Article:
I have a close friend who’s pretty wealthy. He owns a furniture manufacturing business, and travels around the world making big-time deals. And, almost invariably, major contracts are celebrated with a gift of expensive, sometimes super-expensive, booze. Sometimes it’s the country’s traditional liquor — things like akvavit, grappa or slivovitz — but more often it’s whiskey because the worldwide consensus seems to be that nothing beats whiskey.
He has cupboards full of the stuff, but saves it for guests and special occasions. That’s because he’s an unpretentious guy, and the allure of fancy stuff tends to escape him anyway. It’s not that he lacks the palate for a $300 bottle of Islay’s finest, it’s just that he knows that a $26 bottle of bourbon from a warehouse in Kentucky will make him just as happy. So, let’s toast my old pal and celebrate the joy of low-cost bourbons. Below are our picks for the 7 best bourbons under $50.
Evan Williams Single Barrel
Purists will be delighted that every bottle of this stuff comes with hand-written note that records its barrel number and bottling date. But this isn’t a bourbon for purists, although they’d almost certainly be pleasantly surprised by it. I’ve found that it benefits from a little breathing time, which works out well because it is equipped with a long-lasting nose that features oak, cinnamon and just a touch of sweet vanilla. Because of its high rye content, it’s not as thick and creamy as many of the others on this list, and it has some of the sharpness rye brings. But it works well with the toffee sweetness, citrus and smoke that come with it. The finish is surprisingly mature and refined for such a low-cost whiskey, with oak, toffee and citrus tones reprising. This is a whiskey than can stand an ice cube or a few drops of water (but doesn’t need it), and is a nice warm weather alternative to beer or mixed drinks.
We all know a scotch drinker that claims not to like bourbon. But what is a bourbon had all of the things scotch drinkers love — like malt, smoke and an edgy dryness — what then? Well, Buffalo Trace can help you pose that question in a glass. Start by opening the bottle in front of your intended convert. It’s unlikely that its malty, cinnamon and clove scent won’t at least get him or her to consent to a taste. A bit of sweetness will follow, but nothing overwhelming, especially because it’s offset by the complexity of apple, brown sugar and dark chocolate tones. That’s followed by a lasting spicy finish. Serve this when you’d ordinarily think scotch.
My wife picked up a bottle of this stuff on a lark without knowing much about it, and it quickly became my current favorite daily drinker. An artisanal mix of 60 percent corn, 30 percent rye and 10 percent barley aged in the mostly lightly charred barrels, it’s distinct almost to the point of unique. Uncork it, and you’ll wonder how a mixture of vanilla, toffee and oak could be so delightfully sharp. On the tongue, it is thick, creamy and warming without any fire. Then there is a stunning parade of flavors, including caramel, red berries, cardamom, honey and sweet citrus. The finish is long, but subtle, with dulce de leche and butter jockeying for supremacy. At any price, this gem of a bourbon would be a bargain; for what it sells for, it’s a steal.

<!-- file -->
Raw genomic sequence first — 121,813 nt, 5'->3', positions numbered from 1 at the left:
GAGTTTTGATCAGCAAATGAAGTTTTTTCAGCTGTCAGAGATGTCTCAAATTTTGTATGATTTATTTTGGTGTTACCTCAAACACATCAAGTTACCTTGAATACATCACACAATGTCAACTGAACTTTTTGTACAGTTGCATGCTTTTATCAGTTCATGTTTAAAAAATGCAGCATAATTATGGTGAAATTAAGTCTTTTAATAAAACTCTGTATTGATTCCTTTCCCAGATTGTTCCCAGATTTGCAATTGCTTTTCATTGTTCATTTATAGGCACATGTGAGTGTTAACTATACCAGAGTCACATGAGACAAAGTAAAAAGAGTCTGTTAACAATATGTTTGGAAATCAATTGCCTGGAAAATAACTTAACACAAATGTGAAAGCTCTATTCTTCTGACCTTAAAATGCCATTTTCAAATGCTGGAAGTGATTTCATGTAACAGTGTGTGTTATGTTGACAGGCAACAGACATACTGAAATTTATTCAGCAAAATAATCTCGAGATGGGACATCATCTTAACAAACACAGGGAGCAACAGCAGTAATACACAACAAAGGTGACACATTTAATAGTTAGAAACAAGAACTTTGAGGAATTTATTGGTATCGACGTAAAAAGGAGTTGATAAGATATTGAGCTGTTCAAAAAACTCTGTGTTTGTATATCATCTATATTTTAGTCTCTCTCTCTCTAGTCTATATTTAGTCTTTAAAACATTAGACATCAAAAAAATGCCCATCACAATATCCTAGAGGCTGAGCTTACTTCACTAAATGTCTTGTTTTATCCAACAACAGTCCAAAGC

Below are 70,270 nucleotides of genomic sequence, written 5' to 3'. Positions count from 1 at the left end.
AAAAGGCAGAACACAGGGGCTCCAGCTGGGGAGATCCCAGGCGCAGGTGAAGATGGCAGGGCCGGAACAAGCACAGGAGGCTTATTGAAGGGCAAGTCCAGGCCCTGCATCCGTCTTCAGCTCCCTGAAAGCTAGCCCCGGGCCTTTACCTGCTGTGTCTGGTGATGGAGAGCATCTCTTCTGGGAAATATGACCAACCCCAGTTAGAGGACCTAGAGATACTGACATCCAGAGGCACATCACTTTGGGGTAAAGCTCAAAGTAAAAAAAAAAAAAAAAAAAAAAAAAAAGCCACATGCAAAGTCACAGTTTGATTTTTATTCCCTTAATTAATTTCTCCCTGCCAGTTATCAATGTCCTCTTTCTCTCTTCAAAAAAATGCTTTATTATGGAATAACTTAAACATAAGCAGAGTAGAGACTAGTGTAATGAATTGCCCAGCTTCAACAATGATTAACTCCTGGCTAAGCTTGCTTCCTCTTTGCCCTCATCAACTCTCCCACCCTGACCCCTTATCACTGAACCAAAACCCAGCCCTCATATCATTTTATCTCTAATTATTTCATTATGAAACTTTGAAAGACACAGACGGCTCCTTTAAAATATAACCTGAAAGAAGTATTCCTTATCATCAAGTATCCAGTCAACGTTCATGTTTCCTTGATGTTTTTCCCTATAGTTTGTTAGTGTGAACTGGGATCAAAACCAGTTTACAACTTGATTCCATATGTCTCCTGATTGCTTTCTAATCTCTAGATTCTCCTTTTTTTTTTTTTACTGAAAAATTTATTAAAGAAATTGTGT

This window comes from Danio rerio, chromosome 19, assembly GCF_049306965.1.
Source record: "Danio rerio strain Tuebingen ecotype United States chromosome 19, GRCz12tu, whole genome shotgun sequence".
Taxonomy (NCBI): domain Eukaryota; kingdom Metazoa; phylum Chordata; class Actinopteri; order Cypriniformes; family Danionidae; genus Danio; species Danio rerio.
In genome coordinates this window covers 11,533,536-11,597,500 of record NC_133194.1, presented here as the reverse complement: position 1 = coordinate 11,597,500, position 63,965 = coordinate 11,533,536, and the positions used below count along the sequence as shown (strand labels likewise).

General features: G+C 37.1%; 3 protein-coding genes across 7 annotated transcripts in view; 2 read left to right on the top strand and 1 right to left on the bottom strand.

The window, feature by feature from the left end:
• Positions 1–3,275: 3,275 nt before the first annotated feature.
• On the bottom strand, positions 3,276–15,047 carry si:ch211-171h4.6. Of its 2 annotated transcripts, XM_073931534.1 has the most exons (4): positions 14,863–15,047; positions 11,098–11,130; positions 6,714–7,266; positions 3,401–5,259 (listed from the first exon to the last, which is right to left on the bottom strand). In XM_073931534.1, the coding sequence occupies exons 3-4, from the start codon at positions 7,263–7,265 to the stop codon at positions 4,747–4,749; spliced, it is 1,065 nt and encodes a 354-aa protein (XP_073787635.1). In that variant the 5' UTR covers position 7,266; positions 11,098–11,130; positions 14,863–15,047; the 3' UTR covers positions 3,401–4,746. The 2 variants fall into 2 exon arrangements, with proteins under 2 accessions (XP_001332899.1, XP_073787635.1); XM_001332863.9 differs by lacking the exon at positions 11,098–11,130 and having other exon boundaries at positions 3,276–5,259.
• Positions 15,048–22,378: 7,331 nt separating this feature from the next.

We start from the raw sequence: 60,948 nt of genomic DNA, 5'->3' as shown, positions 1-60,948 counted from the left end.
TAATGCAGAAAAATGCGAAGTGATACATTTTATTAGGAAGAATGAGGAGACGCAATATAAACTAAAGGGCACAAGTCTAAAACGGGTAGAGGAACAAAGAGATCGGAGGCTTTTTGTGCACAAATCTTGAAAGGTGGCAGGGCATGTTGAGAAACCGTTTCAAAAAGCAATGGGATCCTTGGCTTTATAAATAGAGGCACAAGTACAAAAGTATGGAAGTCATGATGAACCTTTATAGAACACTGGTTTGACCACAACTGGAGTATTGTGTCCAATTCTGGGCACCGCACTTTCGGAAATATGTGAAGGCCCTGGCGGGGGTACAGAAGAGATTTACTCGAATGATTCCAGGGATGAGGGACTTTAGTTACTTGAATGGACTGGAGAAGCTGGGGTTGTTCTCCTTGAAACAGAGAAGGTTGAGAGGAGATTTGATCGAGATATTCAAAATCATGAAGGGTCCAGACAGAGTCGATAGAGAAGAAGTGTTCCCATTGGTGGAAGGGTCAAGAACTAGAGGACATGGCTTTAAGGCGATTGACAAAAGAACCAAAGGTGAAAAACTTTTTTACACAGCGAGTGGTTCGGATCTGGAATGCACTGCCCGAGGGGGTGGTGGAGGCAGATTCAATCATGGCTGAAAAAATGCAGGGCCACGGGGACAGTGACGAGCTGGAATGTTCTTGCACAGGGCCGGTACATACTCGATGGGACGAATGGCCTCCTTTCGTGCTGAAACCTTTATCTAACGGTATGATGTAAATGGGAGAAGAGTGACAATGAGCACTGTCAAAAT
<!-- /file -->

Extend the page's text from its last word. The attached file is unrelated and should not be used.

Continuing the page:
You want cheap? This stuff is really cheap. Well, let’s say inexpensive because it’s actually pretty good — excellent when its price is taken into account. Most of it will end up in mixed drinks, and that’s a shame because it’s a good sipper. Be prepared for a subtler than you’d expect nose dominated by maple syrup and corn. That’s followed by a traditional bourbon smoothness that’s saved from the cloying corn sweetness many bargain bourbons are plagued with by a sharp rye retort. Even the finish is smooth with the smoke from charred barrels making peace with a strong cinnamon snap. It presents the temptation to serve it to and then tell them “you won’t believe what you’re drinking.”
Wild Turkey 81 Proof
People (including ourselves) go on and on about Wild Turkey 101 Proof, but there’s a lot to be said about the more complicated — and smoother — experience you get with the 81 Proof. It’s Wild Turkey, so you get the expected high rye content and heavily charred barrels the brand is known for. You get a hit of rye in the nose, but it floats in on a bed or honey, so it’s all good. And here’s what makes it special — while the 101 Proof is surprisingly smooth, the 81 Proof is shockingly so. The rye is slowly replaced by corn that brings more honey, cinnamon, cappuccino, oak and thick smoke along. The finish is long and satisfying with many of the previous tones mixing with — yep, I’m going to say it — chocolate chip cookies. Let the other pay more for the 101 Proof, the 81 is actually the superior product.
Four Roses Small Batch
While many bourbons in this price range and simple and sweet — including some in Four Roses lineup — the Small Batch is more complex. Its high rye content adds spice without endangering its smooth character and its barrel-char smoke adds a surprising maturity. The nose is dominated by fruit, especially cherry, some vanilla and definite allspice overtones. That continues on the palate with cinnamon and toffee joining in. Its sweetness and high alcohol can be tempered by an ice cube or a couple of drops of water. And it all ends with a floral hint over red berries and vanilla.
They say this bourbon hasn’t really changed since the 1870s, so they must be doing something people like. Count me in. The heady nose reveals its high rye content recipe, with allspice and citrus notes over a deep vanilla backdrop. Dryer than many of its rivals, the primary flavor is dark chocolate with rye-influenced spices like cloves and nutmeg. Oak smoke and tobacco round out the orange peel finish. Too often, this is a whiskey that finds itself in cocktails, and that’s a too bad, because it should be enjoyed for its own substantial merits.